It was shortly apparent that whatever the coffee shop was preparing for breakfast that morning was as good as or better than a truckload of fish, because the bear casually slapped a huge hole in the window, ambled through, and made for one of two short flights of steps, which led to the kitchen at the rear. He was met by a chair hurled by Albert Nelson, the night watchman. He tried the other flight and was again bowled over by a slung chair. It is reported that on his third try the bear was looking less interested in conventional breakfast, and extremely interested in Nelson. At that point, 6:10 A.M., Police Sergeant LeBeau, of the ursine unit, who had arrived with a rifle, dropped him. The name of the coffee shop was quickly changed to The Black Bear Lounge. The bear still presides, but mounted.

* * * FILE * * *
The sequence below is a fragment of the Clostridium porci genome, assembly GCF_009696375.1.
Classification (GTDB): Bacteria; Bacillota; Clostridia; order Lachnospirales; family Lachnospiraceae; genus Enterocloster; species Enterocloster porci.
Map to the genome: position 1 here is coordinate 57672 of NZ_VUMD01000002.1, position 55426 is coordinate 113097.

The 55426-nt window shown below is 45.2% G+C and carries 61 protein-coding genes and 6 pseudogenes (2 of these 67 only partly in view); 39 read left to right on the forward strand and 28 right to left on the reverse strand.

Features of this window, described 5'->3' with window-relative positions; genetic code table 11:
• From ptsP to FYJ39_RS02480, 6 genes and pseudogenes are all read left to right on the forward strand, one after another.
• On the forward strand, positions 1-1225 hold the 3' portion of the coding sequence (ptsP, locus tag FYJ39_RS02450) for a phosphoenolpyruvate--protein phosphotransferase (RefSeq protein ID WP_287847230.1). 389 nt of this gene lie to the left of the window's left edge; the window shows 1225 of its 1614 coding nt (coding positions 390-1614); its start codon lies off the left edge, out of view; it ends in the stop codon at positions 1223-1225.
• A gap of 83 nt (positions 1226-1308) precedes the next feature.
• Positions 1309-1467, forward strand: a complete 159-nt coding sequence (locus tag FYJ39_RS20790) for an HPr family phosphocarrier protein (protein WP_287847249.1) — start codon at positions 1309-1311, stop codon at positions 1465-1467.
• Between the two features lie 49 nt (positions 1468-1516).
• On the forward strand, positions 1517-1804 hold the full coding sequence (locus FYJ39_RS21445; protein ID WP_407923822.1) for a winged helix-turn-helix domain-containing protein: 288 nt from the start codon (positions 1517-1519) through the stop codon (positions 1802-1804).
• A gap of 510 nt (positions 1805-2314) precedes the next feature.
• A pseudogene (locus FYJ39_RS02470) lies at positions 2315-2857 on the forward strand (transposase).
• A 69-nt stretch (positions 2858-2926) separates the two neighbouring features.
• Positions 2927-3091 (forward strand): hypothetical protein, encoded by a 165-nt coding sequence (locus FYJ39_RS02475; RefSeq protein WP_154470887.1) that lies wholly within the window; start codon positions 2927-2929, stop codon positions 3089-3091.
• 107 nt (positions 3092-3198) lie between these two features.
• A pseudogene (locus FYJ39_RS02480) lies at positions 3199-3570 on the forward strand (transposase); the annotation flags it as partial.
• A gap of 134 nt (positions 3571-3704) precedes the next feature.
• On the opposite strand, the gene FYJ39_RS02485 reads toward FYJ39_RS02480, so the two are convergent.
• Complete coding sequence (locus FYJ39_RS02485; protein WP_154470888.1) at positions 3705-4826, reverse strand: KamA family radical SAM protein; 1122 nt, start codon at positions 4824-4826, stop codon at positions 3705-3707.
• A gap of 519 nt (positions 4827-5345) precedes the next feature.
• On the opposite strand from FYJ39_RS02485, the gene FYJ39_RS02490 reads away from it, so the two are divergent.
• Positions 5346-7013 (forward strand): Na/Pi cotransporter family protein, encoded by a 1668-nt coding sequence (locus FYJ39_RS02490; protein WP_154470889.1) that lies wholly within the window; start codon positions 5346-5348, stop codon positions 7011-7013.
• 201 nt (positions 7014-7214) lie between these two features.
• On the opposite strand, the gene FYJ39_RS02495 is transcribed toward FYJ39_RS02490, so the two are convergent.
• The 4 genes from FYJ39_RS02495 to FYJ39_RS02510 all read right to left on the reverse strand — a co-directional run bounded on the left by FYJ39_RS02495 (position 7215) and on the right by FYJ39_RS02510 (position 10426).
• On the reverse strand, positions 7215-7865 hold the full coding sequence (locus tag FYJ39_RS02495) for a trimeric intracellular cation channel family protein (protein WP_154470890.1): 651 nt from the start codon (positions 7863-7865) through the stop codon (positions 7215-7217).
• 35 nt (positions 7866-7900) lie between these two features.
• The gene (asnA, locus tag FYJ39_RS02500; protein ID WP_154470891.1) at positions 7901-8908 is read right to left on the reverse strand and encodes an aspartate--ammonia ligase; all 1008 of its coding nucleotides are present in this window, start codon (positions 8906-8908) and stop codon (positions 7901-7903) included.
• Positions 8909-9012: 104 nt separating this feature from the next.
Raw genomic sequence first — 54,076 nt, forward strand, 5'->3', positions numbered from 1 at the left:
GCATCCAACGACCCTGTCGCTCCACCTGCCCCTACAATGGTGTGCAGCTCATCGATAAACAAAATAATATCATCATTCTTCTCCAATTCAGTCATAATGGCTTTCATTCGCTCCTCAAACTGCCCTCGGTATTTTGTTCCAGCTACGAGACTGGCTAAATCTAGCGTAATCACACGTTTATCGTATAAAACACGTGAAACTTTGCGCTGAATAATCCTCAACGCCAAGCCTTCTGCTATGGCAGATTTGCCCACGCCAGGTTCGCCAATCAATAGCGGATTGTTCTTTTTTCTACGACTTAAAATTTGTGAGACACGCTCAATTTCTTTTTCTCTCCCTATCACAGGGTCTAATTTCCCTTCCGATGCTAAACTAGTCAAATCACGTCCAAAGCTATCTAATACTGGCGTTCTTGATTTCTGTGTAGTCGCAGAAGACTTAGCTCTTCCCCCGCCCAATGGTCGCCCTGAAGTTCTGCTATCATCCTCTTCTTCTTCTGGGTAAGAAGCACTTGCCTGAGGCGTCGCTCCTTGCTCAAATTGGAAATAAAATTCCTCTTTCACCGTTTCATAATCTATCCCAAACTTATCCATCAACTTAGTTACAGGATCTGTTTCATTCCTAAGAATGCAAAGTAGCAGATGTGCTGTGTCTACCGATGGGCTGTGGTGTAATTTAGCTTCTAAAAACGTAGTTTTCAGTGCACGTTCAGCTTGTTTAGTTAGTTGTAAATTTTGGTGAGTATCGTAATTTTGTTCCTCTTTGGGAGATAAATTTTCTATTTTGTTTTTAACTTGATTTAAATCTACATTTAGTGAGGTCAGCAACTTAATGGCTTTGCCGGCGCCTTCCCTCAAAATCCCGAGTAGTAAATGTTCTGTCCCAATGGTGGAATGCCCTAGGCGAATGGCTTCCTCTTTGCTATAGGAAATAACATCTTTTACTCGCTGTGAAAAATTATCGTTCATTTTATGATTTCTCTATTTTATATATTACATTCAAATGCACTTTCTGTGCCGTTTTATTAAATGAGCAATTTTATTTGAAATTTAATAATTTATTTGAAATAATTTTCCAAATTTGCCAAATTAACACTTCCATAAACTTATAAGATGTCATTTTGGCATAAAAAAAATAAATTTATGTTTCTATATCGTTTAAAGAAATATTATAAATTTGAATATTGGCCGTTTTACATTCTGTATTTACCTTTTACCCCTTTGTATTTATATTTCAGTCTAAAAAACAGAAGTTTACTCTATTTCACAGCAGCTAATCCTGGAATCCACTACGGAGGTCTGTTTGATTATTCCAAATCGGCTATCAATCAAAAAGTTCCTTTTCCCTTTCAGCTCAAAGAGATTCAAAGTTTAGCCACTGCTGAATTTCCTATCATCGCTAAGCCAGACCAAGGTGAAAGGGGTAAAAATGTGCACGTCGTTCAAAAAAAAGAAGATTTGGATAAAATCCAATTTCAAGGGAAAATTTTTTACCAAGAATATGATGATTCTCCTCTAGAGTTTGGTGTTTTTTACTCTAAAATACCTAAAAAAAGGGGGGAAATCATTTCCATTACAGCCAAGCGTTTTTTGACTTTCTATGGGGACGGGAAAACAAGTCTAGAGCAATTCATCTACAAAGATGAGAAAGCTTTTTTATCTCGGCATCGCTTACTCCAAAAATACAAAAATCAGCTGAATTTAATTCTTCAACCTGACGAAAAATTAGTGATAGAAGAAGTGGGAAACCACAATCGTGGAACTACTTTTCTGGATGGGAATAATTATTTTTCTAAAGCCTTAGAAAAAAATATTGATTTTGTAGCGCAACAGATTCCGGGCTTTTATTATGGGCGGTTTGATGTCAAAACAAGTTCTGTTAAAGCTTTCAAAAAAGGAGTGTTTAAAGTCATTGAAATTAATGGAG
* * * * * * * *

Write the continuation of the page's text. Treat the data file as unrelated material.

If this incident characterizes Duluth, it is not primarily because of the black bear’s beachhead in a midtown hotel, but rather because, of the five central figures in the affair, two were named Petersen-the assistant manager was O. M. Petersen-and one was named Nelson. Smiths and Joneses are infrequent in Duluth. Gustafsons, Andersons, Larsons, Hansons, Olsons and several other “sons” are prevalent. Fifteen per cent of Duluthians are native-born of Scandinavian parentage. And of the 20 per cent foreign-born in the population, more than half are Swedes, Norwegians and Finns.

Of the “sons” of Duluth, the most wonderfully numerous are the Johnsons. There are more than 700 Johnsons in the phone book alone, including the distinguished-looking Mayor George Johnson, who has a low, vibrant voice that brings the platform right into ordinary conversation. Mayor Johnson is also commissioner of parks and boulevards under Duluth’s commission form of government, and has the quite pleasant job of tending the city’s Skyline Drive, an attractive road rimming the bluff and overlooking the harbor. The mayor also has ninety parks and park areas under his jurisdiction, more recreational space than most cities twice as large ever dream of.